ASEAN KEY DESTINATIONS
Forest burning on Asean agenda
With several weeks left in Indonesia’s dry season, the number of hot spots in Sumatra and Kalimantan so far this year has hit 17,000 — more than double the total last year.
Revealing the figure on the sidelines of an Asean meeting in Bangkok on the haze situation on Friday, Singapore Environment and Water Resources Minister Vivian Balakrishnan said the number of hot spots indicates the size of the problem facing countries in the neighbourhood.
He said there were about 29,000 hot spots in Sumatra and Kalimantan in 2006. That, however, was an abnormally hot and dry ‘El Nino’ year.
Last year, there were 8,000 hot spots.
In a bid to put pressure on companies involved in what they termed “environmental vandalism,” ministers from five nations in the regional grouping agreed to make public satellite images of the burning forests to help identify and shame the culprits.
The fires which give rise to the haze are usually started by large oil palm plantation companies and by farmers clearing land for their fields.
Singapore, Malaysia and Brunei sent their environment ministers to the Transboundary Haze Pollution meeting. But Indonesia — where the haze originates — sent only its deputy minister, Arif Yuwono. Thailand was the other participant.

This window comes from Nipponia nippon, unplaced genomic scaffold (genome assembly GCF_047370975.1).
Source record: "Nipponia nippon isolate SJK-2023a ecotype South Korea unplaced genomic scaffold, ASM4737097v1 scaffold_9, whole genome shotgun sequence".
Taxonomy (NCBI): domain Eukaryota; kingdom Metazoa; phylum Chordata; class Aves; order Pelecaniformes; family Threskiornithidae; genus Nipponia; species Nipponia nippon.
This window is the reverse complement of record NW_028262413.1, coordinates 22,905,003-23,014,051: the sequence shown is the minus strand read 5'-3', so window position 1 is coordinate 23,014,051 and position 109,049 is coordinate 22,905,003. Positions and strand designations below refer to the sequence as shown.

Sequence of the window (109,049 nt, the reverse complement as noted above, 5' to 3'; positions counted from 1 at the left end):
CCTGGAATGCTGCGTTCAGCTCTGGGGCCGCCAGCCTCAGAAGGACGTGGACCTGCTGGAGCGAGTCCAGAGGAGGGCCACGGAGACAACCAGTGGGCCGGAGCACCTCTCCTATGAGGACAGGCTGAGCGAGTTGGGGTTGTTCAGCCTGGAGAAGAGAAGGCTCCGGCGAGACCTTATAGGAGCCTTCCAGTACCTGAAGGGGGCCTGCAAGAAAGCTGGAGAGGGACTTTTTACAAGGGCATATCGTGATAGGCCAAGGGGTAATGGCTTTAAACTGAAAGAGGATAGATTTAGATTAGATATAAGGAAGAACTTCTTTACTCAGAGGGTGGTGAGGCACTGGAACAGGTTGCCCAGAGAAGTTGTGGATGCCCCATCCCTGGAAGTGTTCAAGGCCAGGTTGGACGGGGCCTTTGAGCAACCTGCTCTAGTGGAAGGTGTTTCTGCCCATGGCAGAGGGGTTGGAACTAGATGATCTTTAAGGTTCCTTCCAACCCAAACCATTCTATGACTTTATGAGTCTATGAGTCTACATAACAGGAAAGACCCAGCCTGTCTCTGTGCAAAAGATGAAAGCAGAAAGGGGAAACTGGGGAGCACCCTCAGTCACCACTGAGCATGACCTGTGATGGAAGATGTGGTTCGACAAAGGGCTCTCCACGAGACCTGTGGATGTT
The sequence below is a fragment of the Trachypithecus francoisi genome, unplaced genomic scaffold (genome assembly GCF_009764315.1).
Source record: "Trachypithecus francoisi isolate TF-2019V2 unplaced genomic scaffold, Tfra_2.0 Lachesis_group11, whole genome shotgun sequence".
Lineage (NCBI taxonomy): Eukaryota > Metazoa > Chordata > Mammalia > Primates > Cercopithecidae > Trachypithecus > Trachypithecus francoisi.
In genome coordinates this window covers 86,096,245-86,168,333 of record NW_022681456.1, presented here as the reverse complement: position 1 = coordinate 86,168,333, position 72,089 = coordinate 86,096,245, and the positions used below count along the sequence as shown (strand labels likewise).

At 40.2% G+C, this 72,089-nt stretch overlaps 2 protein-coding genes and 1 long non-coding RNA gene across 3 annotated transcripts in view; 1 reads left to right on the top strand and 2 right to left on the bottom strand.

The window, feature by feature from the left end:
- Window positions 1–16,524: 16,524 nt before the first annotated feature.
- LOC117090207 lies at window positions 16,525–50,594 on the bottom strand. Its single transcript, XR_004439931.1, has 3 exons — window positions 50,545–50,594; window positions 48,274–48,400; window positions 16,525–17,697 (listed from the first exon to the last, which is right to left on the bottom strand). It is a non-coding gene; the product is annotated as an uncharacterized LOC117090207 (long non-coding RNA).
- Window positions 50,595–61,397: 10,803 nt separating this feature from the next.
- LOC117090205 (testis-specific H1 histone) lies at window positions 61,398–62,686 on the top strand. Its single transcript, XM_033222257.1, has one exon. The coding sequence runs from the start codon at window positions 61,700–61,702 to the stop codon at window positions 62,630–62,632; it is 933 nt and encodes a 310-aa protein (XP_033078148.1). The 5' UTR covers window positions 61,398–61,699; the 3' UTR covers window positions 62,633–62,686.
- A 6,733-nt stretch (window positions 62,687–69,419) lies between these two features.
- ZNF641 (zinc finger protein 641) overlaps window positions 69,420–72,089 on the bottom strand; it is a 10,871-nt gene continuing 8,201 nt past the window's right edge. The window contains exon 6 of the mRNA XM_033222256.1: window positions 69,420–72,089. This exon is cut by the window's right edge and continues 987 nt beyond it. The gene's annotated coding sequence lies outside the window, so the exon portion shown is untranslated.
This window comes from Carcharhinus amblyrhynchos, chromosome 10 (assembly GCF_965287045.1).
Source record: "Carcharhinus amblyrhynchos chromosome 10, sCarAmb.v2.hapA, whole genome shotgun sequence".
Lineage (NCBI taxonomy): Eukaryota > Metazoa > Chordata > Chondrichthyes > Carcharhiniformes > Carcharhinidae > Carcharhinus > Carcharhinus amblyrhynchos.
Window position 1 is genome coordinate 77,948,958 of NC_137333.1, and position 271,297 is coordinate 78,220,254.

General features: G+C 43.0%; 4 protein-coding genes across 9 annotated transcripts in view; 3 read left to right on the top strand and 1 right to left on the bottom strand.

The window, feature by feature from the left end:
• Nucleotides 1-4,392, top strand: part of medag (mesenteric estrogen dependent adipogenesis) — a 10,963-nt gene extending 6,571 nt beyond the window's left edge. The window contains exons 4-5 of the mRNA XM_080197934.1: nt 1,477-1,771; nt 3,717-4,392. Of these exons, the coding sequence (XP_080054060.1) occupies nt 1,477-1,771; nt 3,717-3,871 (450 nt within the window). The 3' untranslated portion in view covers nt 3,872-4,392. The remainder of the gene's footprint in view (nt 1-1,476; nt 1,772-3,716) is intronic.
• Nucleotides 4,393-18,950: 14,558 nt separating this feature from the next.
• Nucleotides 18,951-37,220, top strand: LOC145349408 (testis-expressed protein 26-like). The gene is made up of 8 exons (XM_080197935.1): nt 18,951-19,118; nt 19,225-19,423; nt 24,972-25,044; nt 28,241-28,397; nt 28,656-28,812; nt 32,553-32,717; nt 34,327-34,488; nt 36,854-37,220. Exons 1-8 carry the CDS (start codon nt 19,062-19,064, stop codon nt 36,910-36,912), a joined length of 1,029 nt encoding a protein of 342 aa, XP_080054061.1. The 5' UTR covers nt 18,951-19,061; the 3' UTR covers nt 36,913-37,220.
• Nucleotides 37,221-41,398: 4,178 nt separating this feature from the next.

After the meeting, the ministers said there had been some progress in fighting the fires in Indonesia.
They pointed to successful cooperation in curbing fires and sustainable management of peat forest land, which is vulnerable to long-burning fires.
They also noted that Indonesia had set up standard operating procedures for national fire prevention and control.
But more could be done, they said.
Balakrishnan, who chaired the meeting, said: “There is some progress. But there remains ... serious concern because of the implications on health, travel and the economy on a wider scale.”
“Transboundary haze is one example in which, unfortunately, the economic interests of the culprits responsible for starting these fires are not aligned with the interests of larger society,” he added.
The ministers also pointed out that the Asean Agreement on Transboundary Haze Pollution, which calls for cooperation in preventing and controlling the haze, has not been ratified by Indonesia.
In Indonesia’s defence, Arif said: “We just set up a task force on law enforcement, and now they are trying to identify all the companies that are breaking the law.”
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